The HTC One S is a fairly light phone, but because it is made of aluminum it also feels nice and robust. Unfortunately, even the strongest phones are not immune to gravity, and gravity tends to work quite well.
The Otterbox Commuter series is a well-known protective case for many popular devices, the latest of which is the HTC One Series. We’re going to take a look at the $34.95 version for the HTC One S and see if it’s worth adding a bit of extra bulk for the piece of mind.
As with all Commuter cases from Otterbox, this one is comprised of three parts: a soft rubber slip; a hard polycarbonate shell; and an optional screen protector. The case adds a few millimetres of thickness to the slim phone, but even with it on I was very happy with the overall size of the device.
All the major ports, such as microUSB and headphone, are covered by flaps of rubber to protect them from the elements. These flaps continue to be my biggest issue with the One S; they are inordinately difficult to insert and remove, and have limited functionality but for those whose phones are constantly exposed to dust, rain and other elements. Fair enough, the Commuter is a ruggedized case, but if you’re working in hazardous conditions I’d opt for the equivalent Defender case from Otterbox, which takes protection to the next level.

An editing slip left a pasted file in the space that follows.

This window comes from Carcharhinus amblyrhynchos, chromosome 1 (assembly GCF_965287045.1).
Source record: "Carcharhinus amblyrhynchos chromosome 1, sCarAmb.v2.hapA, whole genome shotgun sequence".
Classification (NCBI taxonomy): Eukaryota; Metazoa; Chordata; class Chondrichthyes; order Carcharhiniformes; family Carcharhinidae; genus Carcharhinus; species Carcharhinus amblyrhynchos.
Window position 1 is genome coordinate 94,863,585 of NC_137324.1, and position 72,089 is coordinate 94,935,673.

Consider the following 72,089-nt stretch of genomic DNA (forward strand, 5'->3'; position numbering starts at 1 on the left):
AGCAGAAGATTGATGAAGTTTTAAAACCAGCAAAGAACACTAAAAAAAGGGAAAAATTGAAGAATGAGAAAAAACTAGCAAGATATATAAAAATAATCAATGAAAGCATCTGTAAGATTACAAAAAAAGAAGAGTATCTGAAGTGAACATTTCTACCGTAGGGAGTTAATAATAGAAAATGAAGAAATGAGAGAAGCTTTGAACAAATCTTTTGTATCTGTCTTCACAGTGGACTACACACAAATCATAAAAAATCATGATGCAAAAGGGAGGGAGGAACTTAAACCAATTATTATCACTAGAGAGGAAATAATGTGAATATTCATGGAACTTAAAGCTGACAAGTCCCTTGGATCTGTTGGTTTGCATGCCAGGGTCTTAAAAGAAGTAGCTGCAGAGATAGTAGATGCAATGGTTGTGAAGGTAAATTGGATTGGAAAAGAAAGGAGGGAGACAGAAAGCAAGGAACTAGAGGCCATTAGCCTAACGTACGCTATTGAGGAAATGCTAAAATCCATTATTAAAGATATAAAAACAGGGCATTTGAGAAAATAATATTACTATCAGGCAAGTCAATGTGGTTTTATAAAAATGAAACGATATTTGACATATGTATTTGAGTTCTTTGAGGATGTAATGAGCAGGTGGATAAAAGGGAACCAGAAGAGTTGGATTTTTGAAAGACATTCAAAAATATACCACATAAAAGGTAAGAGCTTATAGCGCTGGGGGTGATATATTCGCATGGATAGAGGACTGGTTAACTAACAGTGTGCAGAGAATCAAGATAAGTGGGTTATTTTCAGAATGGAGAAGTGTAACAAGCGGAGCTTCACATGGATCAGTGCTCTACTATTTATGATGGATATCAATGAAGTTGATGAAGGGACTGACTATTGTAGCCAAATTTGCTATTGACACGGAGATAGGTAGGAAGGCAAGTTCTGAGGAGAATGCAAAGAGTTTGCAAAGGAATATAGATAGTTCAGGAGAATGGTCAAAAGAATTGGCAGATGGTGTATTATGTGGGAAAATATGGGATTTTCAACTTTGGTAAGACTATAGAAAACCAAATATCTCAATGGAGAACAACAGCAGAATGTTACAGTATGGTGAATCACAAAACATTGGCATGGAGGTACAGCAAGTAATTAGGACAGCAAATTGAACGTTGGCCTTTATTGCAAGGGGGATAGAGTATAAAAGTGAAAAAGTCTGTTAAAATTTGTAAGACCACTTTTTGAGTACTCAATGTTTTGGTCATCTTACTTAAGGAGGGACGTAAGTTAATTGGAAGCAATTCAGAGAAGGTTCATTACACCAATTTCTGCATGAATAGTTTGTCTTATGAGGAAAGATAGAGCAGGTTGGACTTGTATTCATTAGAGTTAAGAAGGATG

Unlike most Commuter case styles, the One S version has a hard shell that combines two styles — the traditional matte texture in the middle back portion; and on the top and bottom, a vertical alignment of thin stripes. It’s an interesting two-toned aesthetic that took me a while to get used to, but now I really like it. The hard shell wraps around the sides of the device, too, protecting the Gorilla Glass front from any scratches that might be incurred from dropping the phone on its face.
The 8MP camera sensor and flash are nicely protected beneath the shell, while the speaker grill is totally accessible. Sound actually sounds better in the case than without, as music and voice have a chance to reverberate a little within the case before flying out.
The power button and volume rocker actually feel better, too, than without the case, owing to the fact that the rubber nub is much more comfortable to press down (and find within a bag or purse) than their metal counterparts underneath.
The only real complaint I have about the Otterbox Commuter case series in general is that, due to their highly protective nature, they don’t let a lot of the original phone design shine through. This is especially true of the beautiful One S, as the sleek shape and superb build quality is somewhat hidden under the black-on-black stylings of rubber and polycarbonate.
However, if you’re worried about your phone — and who isn’t? — the Commuter case is likely the best-made case you’ll find for the One S. It’s also available in Canada through the Otterbox website, or in local retailers.